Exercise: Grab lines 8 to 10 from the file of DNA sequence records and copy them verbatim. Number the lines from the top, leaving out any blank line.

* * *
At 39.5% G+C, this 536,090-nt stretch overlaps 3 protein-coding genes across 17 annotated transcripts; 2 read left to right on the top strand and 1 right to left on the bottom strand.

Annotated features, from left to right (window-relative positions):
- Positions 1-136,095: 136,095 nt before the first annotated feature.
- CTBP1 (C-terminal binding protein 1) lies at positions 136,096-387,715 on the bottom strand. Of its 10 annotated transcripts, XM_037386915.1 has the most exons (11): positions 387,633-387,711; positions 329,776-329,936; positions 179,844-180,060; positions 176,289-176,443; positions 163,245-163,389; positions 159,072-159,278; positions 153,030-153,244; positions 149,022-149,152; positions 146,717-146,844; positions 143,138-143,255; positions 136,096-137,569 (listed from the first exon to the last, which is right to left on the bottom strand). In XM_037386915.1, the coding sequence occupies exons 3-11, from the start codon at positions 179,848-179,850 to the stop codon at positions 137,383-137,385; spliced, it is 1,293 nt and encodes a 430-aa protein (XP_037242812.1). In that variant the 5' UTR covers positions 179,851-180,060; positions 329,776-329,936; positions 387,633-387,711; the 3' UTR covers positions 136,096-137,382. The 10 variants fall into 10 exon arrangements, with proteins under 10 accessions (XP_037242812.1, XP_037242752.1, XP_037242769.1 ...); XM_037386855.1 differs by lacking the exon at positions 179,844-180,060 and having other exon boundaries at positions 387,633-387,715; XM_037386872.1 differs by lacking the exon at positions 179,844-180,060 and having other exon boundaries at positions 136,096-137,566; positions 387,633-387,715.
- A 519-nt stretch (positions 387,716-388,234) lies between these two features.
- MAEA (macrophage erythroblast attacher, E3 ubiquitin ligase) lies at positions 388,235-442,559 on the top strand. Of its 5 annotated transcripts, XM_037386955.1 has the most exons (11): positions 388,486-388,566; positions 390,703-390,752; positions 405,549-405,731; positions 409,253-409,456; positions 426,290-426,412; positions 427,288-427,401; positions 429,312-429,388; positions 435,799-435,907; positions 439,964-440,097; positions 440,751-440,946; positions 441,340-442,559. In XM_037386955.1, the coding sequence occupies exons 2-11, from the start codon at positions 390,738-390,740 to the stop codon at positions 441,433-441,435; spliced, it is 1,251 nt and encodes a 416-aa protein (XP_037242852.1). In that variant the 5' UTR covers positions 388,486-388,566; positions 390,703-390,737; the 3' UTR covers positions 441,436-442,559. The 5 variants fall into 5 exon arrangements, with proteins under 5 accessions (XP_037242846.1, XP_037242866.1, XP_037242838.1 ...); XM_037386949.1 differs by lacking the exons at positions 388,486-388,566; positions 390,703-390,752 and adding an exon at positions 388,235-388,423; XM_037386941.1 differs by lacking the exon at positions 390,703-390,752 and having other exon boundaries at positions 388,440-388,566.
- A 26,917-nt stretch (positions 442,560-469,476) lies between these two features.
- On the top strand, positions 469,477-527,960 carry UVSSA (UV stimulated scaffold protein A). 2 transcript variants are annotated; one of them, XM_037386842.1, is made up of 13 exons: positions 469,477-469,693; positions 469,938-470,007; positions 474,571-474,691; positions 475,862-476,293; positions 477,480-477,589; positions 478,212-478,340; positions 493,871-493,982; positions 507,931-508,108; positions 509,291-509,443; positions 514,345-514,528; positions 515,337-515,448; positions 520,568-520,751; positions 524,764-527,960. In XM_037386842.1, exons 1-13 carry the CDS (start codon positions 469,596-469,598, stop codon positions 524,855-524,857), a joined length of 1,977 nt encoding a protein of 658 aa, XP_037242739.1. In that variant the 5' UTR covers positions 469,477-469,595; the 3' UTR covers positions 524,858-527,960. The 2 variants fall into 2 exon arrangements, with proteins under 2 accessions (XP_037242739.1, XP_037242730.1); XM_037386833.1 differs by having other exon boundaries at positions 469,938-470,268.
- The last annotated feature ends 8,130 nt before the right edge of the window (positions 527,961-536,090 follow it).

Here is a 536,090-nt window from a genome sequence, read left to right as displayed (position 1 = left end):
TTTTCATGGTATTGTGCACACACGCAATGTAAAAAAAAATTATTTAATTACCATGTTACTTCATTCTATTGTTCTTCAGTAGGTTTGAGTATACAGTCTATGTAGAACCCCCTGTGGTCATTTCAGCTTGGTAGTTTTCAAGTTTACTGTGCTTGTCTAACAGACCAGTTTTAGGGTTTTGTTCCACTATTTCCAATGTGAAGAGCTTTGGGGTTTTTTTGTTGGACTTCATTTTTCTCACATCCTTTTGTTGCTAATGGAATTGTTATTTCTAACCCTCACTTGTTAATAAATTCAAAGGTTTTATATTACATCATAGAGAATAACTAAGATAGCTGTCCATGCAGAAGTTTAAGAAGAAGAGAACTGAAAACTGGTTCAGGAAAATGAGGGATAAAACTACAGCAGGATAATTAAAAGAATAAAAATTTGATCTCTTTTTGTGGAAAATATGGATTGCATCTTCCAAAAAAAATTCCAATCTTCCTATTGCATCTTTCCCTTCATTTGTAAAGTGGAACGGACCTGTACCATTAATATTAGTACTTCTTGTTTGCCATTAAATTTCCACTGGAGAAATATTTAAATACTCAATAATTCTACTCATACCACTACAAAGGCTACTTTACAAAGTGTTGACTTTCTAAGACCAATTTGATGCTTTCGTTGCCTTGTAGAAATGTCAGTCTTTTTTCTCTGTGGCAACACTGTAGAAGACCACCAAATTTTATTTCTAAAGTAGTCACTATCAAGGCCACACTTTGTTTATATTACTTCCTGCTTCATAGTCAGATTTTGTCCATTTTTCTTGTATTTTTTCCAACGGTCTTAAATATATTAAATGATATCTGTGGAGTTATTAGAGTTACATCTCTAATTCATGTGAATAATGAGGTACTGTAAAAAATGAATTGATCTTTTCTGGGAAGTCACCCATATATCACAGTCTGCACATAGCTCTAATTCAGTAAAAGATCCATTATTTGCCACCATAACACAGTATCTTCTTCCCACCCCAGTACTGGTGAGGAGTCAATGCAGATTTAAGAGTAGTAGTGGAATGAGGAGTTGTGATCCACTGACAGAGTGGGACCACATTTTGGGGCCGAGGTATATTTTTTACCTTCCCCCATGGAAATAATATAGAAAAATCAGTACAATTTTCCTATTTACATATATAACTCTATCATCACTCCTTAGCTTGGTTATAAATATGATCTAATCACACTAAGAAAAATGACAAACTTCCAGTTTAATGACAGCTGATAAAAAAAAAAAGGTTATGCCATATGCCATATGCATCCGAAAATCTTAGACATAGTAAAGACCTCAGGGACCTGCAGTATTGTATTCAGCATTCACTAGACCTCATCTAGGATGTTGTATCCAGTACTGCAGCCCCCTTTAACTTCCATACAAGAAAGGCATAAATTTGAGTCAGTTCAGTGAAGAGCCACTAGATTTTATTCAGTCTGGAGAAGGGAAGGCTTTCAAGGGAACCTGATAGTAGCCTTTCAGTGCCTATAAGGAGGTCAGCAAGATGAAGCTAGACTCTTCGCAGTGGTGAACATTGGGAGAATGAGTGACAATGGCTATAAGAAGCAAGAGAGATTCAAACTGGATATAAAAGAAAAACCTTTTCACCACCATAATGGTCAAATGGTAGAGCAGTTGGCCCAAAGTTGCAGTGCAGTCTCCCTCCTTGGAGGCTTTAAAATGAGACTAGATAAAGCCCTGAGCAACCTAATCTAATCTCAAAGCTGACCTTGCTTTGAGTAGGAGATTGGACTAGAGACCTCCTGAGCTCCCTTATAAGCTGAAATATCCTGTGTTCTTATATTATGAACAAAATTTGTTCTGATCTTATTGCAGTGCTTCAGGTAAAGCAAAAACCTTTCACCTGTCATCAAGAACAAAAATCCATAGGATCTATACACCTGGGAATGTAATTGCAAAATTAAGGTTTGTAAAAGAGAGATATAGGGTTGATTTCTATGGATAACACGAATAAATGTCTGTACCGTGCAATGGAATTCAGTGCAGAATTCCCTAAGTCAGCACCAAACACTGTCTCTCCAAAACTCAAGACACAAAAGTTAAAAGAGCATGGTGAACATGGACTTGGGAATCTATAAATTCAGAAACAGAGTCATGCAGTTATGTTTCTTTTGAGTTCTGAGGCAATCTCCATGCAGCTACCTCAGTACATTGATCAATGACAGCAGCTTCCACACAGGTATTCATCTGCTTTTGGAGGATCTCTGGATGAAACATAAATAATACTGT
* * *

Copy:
- On the top strand, positions 469,477-527,960 carry UVSSA (UV stimulated scaffold protein A). 2 transcript variants are annotated; one of them, XM_037386842.1, is made up of 13 exons: positions 469,477-469,693; positions 469,938-470,007; positions 474,571-474,691; positions 475,862-476,293; positions 477,480-477,589; positions 478,212-478,340; positions 493,871-493,982; positions 507,931-508,108; positions 509,291-509,443; positions 514,345-514,528; positions 515,337-515,448; positions 520,568-520,751; positions 524,764-527,960. In XM_037386842.1, exons 1-13 carry the CDS (start codon positions 469,596-469,598, stop codon positions 524,855-524,857), a joined length of 1,977 nt encoding a protein of 658 aa, XP_037242739.1. In that variant the 5' UTR covers positions 469,477-469,595; the 3' UTR covers positions 524,858-527,960. The 2 variants fall into 2 exon arrangements, with proteins under 2 accessions (XP_037242739.1, XP_037242730.1); XM_037386833.1 differs by having other exon boundaries at positions 469,938-470,268.
- The last annotated feature ends 8,130 nt before the right edge of the window (positions 527,961-536,090 follow it).

Here is a 536,090-nt window from a genome sequence, read left to right as displayed (position 1 = left end):